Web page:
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Fronthaul/C-RAN

Meet the 5G Alternative: pCell

There's a reason the US wireless operators just coughed up $45 billion on spectrum and that 5G is getting so much attention: Operators have a ceaseless need for more capacity in this age of smartphones, tablets and the Internet of Things. (See Hey Big Spenders! AT&T, Dish & VZ Splash Cash on Spectrum and Ericsson Testing 5G Use Cases, CFO Says.)

If you need further proof, look to Cisco Systems Inc. (Nasdaq: CSCO)'s venerable Visual Networking Index (VNI) released today, citing that mobile users across the globe cannot get enough of data, with 2.5 exabytes being consumed per month in 2014, a number Cisco expects to rise to 25 exabytes per month in 2019. An exabyte is one billion gigabytes or, in layman's terms, a butt-load of data. (See Cisco's Visual Networking Index and Cisco's VNI Shines Light on Mobile Offload.)

I recently spoke with the CEO of an interesting startup that's not waiting for 5G standards to be fleshed out, nor even hitching his technology to the 5G hype-wagon. He's promising a solution to the spectrum crunch that is readily available today. The company is Artemis, and the technology is pCell, a centralized-radio access network (C-RAN) architecture Steve Perlman invented to use cell signal interference to bring high-power signals to individual mobile users.


Read more about pCell and other innovations in the industry in the Prime Reading feature section here on Light Reading.


The company isn't new -- it launched its product with a big PR splash last year, and it's been working on the technology a decade longer than that. But Perlman says it's finishing trials and testing now and gearing up for actual deployments. He attributes the lag time to getting over the credibility hump.

Indeed, the startup has had a tough time convincing operators that its technology works as advertised, bringing 25 times performance improvement from the same spectrum and the same devices they're already using for LTE, without increasing costs substantially. He says that operators still can't wrap their heads around it even when he shows them the technology working in front of their own eyes.

Analysts we spoke with shared the operators' disbelief and added their own concerns about standards, scalability and working in the real world. The proof will be in the deployments that Perlman says are coming this year.

In the meantime, read up on pCell in our Prime Reading feature section here on Light Reading to learn more about the technology, the promise and the challenges and to judge for yourself whether pCell is too good to be true or the magic bullet operators have been searching for. (See pCell Promises to Fix Spectrum Crunch Now.)

— Sarah Thomas, Editorial Operations Director, Light Reading

MordyK 2/4/2015 | 2:26:05 PM
Re: Group think There's that old saying "trust but verify. As with any new tech one cant believe anything and buy the hype, but at the same time encourage and see if the opportunity is valid.
sarahthomas1011 2/4/2015 | 2:15:48 PM
Re: Seeing made me a believer Yeah, they have been quiet lately as they work on partnerships, trials and operator deployments. It still may be awhile before they're able to announce operator customers, but I think we'll hear more about actual deployments and partnerships this year.
sarahthomas1011 2/4/2015 | 2:14:26 PM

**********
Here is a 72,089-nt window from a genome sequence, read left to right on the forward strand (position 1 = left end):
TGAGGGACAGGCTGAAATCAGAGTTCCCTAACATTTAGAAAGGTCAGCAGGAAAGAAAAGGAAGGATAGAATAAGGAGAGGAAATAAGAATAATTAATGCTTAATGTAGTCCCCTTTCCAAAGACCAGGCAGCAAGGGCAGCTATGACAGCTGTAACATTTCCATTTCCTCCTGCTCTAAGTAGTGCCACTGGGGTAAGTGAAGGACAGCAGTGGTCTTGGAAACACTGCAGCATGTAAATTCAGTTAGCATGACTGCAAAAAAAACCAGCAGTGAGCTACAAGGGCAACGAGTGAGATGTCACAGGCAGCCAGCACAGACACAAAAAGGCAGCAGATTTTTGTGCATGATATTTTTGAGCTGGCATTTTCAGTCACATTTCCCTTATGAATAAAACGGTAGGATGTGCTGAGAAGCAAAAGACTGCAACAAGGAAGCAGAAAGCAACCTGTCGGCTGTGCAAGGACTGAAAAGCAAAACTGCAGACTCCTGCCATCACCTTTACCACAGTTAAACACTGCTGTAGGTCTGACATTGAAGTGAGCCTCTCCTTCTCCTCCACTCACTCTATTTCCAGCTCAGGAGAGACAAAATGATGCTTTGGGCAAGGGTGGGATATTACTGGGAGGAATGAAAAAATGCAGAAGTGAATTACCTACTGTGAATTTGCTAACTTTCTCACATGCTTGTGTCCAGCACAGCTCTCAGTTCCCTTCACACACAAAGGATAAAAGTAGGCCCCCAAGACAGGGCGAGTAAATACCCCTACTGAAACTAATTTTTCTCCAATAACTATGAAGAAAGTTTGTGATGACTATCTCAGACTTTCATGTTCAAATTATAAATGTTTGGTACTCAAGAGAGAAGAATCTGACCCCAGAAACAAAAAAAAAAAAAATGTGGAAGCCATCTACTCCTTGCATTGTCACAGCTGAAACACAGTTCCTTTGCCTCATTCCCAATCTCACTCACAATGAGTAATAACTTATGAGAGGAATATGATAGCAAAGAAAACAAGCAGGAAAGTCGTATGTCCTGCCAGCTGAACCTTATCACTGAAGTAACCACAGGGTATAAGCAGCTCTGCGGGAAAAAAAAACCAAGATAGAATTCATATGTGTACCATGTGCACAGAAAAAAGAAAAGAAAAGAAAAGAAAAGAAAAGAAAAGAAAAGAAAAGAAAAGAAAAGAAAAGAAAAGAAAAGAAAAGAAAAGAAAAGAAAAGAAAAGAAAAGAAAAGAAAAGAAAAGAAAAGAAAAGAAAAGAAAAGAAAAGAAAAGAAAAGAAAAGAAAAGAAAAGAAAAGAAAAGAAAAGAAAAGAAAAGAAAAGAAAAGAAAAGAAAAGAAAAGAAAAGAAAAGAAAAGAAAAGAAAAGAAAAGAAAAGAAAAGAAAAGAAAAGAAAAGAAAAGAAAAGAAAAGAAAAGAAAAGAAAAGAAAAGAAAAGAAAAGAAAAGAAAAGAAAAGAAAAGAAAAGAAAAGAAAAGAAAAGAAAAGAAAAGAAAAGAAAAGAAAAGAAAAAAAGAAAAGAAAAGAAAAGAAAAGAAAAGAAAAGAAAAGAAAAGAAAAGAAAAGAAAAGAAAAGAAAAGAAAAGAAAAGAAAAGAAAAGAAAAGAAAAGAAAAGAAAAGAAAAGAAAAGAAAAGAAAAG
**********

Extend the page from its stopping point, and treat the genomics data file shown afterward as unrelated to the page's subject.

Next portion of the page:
Re: Group think I don't disagree, but the skepticism here is more about the claims of 25x performance improvement and lower costs. It's a new way of doing things, but the promises are so big that operators feel like they're too good to be true. Certainly worth testing their theory though. A smart vendor would also partner up.
Bill Van 2/4/2015 | 11:03:45 AM
Seeing made me a believer A year ago I watched Perlman's three demo videos and understood his technology while he explaind and demonstrated it in the videos.  So I went to my Google Alerts and added pCell so I could followed this exciting new tech.  Well it's been about a year with very few articles along the way and I'm glad to see some of the skepticism just might be fading away.  
Joe Stanganelli 2/4/2015 | 2:46:24 AM
Re: emerging markets It's definitely something to be watched, especially when 4G is too slow and the prime alternative to these latency issues posed by bandwidth-hungry IoT deployments is, apparently, co-opting consumers' data plans.
MordyK 2/3/2015 | 6:24:07 PM
Group think I'm not saying anything about pCell one way or the other as i'm only familiar with by what I've read online, but skepticism of a new technology simply because it's not how things were historically done is a common problem in telcos. The reason innovation comes from startups is that they shed the belief that anything is impossible and judge everything on the merits.
DHagar 2/3/2015 | 2:20:12 PM
Re: Emerging markets SReedy, fascinating technology.  It makes sense that new technology may bring a new platform from which to meet the growing demand you point out.  I vote that if it can perform under growing demands and testing, it will be a viable answer, if not the answer.

Makes sense that emerging markets would look to this first - they have a need, a market, and an open mind.
sarahthomas1011 2/3/2015 | 11:57:35 AM
emerging markets Another interesting thing about pCell is that it's equally applicable in emerging markets as it is in developed ones, albeit for different reasons. I could actually see it taking off in developing markets first, where operators are greenfield and looking at mobile first/only.
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